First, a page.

There is more than meets the eye when it comes to being a lead die molder. For example, did you know that they make an average of $19.08 an hour? That's $39,682 a year!
Between 2018 and 2028, the career is expected to grow -8% and produce -83,800 job opportunities across the U.S.
There are certain skills that many lead die molders have in order to accomplish their responsibilities. By taking a look through resumes, we were able to narrow down the most common skills for a person in this position. We discovered that a lot of resumes listed dexterity, physical stamina and computer skills.
When it comes to the most important skills required to be a lead die molder, we found that a lot of resumes listed 34.3% of lead die molders included aluminum, while 28.6% of resumes included die repair, and 17.1% of resumes included trouble shooting. Hard skills like these are helpful to have when it comes to performing essential job responsibilities.
If you're interested in becoming a lead die molder, one of the first things to consider is how much education you need. We've determined that 7.1% of lead die molders have a bachelor's degree. In terms of higher education levels, we found that 3.6% of lead die molders have master's degrees. Even though some lead die molders have a college degree, it's possible to become one with only a high school degree or GED.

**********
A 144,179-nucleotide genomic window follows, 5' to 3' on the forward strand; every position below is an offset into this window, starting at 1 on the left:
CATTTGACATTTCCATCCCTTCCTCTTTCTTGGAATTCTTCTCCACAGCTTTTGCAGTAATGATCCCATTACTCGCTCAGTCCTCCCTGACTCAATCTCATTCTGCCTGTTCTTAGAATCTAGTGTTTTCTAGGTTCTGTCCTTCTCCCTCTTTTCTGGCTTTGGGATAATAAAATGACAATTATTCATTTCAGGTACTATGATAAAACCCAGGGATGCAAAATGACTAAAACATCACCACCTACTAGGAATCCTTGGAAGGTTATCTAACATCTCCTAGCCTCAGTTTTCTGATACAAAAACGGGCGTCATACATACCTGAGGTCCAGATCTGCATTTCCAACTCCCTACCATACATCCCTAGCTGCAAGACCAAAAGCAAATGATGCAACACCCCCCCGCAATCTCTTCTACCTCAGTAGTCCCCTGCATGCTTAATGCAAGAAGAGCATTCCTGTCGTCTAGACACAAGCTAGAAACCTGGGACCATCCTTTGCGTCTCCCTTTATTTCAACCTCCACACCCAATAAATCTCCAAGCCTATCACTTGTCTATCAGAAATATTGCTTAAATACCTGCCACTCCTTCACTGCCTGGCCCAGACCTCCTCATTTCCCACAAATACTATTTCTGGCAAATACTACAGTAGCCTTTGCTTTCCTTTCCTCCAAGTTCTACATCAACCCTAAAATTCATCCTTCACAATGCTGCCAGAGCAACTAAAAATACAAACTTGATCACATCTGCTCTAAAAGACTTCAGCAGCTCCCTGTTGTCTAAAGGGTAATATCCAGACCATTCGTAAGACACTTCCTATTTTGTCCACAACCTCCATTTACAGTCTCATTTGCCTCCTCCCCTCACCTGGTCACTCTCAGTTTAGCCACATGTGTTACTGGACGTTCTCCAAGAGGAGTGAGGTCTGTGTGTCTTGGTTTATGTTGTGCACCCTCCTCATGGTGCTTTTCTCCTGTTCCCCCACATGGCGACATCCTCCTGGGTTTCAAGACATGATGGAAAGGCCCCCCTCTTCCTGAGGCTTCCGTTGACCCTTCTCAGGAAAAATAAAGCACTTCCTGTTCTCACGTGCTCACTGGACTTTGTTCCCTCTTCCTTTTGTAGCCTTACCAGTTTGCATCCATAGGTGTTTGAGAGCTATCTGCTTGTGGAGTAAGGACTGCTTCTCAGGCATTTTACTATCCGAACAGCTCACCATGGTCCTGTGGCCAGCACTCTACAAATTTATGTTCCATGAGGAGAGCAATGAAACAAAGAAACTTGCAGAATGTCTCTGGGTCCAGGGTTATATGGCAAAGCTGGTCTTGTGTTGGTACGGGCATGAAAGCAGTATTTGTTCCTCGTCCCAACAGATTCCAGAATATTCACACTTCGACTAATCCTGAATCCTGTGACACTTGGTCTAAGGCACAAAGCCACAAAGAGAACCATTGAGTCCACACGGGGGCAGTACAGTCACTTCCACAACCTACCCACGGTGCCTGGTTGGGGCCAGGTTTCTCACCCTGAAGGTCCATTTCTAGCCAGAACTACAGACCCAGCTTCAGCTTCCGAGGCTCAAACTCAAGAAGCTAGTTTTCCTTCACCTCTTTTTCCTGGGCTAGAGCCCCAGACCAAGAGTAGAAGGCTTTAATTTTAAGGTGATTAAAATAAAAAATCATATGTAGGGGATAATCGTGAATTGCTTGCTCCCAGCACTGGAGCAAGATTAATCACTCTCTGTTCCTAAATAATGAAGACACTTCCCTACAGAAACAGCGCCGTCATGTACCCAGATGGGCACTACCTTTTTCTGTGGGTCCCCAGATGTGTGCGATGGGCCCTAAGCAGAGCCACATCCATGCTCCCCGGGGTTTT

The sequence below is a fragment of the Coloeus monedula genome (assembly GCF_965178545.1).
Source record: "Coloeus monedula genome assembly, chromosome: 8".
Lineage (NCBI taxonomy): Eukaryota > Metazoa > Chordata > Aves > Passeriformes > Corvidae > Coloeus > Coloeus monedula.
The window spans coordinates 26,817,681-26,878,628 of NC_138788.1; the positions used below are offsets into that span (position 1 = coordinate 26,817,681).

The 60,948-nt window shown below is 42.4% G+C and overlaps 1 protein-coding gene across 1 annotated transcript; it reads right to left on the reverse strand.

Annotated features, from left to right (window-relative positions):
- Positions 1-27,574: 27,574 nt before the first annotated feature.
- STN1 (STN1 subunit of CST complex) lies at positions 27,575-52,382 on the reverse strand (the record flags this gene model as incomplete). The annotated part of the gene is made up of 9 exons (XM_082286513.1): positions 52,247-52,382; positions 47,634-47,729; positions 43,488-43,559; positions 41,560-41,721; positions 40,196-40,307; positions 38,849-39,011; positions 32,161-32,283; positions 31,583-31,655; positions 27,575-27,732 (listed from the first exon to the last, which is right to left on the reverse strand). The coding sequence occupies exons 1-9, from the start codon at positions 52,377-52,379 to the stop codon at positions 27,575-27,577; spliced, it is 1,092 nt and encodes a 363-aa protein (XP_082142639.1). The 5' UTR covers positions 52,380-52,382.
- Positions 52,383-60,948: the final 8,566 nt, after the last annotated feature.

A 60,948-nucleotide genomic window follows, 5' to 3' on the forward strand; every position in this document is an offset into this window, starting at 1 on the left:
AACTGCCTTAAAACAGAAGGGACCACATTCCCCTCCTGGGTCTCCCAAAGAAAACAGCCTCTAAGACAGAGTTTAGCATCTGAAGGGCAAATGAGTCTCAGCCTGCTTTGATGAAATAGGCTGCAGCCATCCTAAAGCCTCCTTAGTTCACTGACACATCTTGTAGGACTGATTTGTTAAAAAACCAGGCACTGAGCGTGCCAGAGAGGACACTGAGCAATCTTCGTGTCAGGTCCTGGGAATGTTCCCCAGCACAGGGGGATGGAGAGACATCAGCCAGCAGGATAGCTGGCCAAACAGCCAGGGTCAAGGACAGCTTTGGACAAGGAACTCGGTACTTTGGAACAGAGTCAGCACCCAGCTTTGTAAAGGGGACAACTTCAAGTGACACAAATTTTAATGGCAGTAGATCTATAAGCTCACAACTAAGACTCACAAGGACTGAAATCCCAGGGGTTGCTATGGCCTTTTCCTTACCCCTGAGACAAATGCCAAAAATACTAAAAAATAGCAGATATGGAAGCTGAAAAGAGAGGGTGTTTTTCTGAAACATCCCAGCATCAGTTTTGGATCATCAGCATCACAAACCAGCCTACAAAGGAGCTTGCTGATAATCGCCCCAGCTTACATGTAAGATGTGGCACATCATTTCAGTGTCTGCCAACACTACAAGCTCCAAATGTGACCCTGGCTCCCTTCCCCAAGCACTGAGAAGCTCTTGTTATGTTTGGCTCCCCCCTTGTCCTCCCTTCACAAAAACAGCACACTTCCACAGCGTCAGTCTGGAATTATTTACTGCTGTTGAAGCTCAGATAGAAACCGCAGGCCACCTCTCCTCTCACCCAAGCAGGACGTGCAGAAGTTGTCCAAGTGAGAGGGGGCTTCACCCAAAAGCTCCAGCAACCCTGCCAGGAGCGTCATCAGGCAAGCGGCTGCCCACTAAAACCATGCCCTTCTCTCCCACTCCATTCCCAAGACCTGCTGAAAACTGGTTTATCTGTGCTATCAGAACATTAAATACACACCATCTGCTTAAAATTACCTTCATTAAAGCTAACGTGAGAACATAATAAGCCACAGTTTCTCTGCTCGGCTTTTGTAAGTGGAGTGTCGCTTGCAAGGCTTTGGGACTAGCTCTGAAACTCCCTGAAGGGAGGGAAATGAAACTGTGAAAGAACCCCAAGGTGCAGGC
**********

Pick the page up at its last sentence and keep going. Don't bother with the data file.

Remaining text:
Choosing the right major is always an important step when researching how to become a lead die molder. When we researched the most common majors for a lead die molder, we found that they most commonly earn high school diploma degrees or associate degree degrees. Other degrees that we often see on lead die molder resumes include bachelor's degree degrees or master's degree degrees.
You may find that experience in other jobs will help you become a lead die molder. In fact, many lead die molder jobs require experience in a role such as die maker. Meanwhile, many lead die molders also have previous career experience in roles such as tool and die maker or die maker apprentice.
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As you move along in your career, you may start taking on more responsibilities or notice that you've taken on a leadership role. Using our career map, a lead die molder can determine their career goals through the career progression. For example, they could start out with a role such as die maker, progress to a title such as mold maker and then eventually end up with the title plant manager.
|Top Careers Before Lead Die Molder|
Die Maker18.0 %
Tool And Die Maker12.4 %
Die Maker Apprentice7.9 %
|Top Careers After Lead Die Molder|
Tool Engineer10.3 %
Tool Room Supervisor10.3 %
Tool And Die Maker9.2 %
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Hispanic or Latino12.8 %
Black or African American9.8 %
|Foreign Languages Spoken|
Henry Ford College11.8 %
Grand Rapids Community College11.8 %
Lansing Community College11.8 %
Baker College5.9 %
Precision Metal Working20.0 %
General Studies15.0 %
Special Education5.0 %
High School Diploma57.1 %
The skills section on your resume can be almost as important as the experience section, so you want it to be an accurate portrayal of what you can do. Luckily, we've found all of the skills you'll need so even if you don't have these skills yet, you know what you need to work on. Out of all the resumes we looked through, 34.3% of lead die molders listed aluminum on their resume, but soft skills such as dexterity and physical stamina are important as well.